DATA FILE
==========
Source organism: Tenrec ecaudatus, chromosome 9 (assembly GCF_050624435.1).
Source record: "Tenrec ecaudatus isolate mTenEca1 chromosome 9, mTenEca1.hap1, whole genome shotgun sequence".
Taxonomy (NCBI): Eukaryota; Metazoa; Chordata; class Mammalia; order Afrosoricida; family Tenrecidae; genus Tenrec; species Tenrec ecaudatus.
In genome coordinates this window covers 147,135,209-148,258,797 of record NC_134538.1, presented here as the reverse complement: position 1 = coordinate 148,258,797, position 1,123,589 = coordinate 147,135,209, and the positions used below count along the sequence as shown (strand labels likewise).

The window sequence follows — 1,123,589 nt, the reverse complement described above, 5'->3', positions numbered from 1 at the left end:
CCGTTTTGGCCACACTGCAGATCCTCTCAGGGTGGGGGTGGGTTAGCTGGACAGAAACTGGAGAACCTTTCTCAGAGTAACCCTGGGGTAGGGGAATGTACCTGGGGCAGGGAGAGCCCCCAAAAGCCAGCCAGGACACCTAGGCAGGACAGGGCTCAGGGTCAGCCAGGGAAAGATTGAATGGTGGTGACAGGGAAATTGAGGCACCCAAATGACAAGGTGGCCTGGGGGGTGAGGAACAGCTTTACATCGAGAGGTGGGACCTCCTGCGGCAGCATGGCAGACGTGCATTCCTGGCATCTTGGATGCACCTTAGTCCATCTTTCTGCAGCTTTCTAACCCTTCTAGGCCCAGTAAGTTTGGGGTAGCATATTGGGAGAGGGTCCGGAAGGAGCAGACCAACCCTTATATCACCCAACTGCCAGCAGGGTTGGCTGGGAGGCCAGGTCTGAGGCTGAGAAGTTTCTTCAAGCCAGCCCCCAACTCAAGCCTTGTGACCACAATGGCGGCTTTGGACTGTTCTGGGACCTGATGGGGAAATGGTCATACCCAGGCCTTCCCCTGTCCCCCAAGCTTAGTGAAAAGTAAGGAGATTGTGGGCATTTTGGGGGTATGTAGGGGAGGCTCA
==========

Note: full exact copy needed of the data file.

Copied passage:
Source organism: Tenrec ecaudatus, chromosome 9 (assembly GCF_050624435.1).
Source record: "Tenrec ecaudatus isolate mTenEca1 chromosome 9, mTenEca1.hap1, whole genome shotgun sequence".
Taxonomy (NCBI): Eukaryota; Metazoa; Chordata; class Mammalia; order Afrosoricida; family Tenrecidae; genus Tenrec; species Tenrec ecaudatus.
In genome coordinates this window covers 147,135,209-148,258,797 of record NC_134538.1, presented here as the reverse complement: position 1 = coordinate 148,258,797, position 1,123,589 = coordinate 147,135,209, and the positions used below count along the sequence as shown (strand labels likewise).

The window sequence follows — 1,123,589 nt, the reverse complement described above, 5'->3', positions numbered from 1 at the left end:
CCGTTTTGGCCACACTGCAGATCCTCTCAGGGTGGGGGTGGGTTAGCTGGACAGAAACTGGAGAACCTTTCTCAGAGTAACCCTGGGGTAGGGGAATGTACCTGGGGCAGGGAGAGCCCCCAAAAGCCAGCCAGGACACCTAGGCAGGACAGGGCTCAGGGTCAGCCAGGGAAAGATTGAATGGTGGTGACAGGGAAATTGAGGCACCCAAATGACAAGGTGGCCTGGGGGGTGAGGAACAGCTTTACATCGAGAGGTGGGACCTCCTGCGGCAGCATGGCAGACGTGCATTCCTGGCATCTTGGATGCACCTTAGTCCATCTTTCTGCAGCTTTCTAACCCTTCTAGGCCCAGTAAGTTTGGGGTAGCATATTGGGAGAGGGTCCGGAAGGAGCAGACCAACCCTTATATCACCCAACTGCCAGCAGGGTTGGCTGGGAGGCCAGGTCTGAGGCTGAGAAGTTTCTTCAAGCCAGCCCCCAACTCAAGCCTTGTGACCACAATGGCGGCTTTGGACTGTTCTGGGACCTGATGGGGAAATGGTCATACCCAGGCCTTCCCCTGTCCCCCAAGCTTAGTGAAAAGTAAGGAGATTGTGGGCATTTTGGGGGTATGTAGGGGAGGCTCA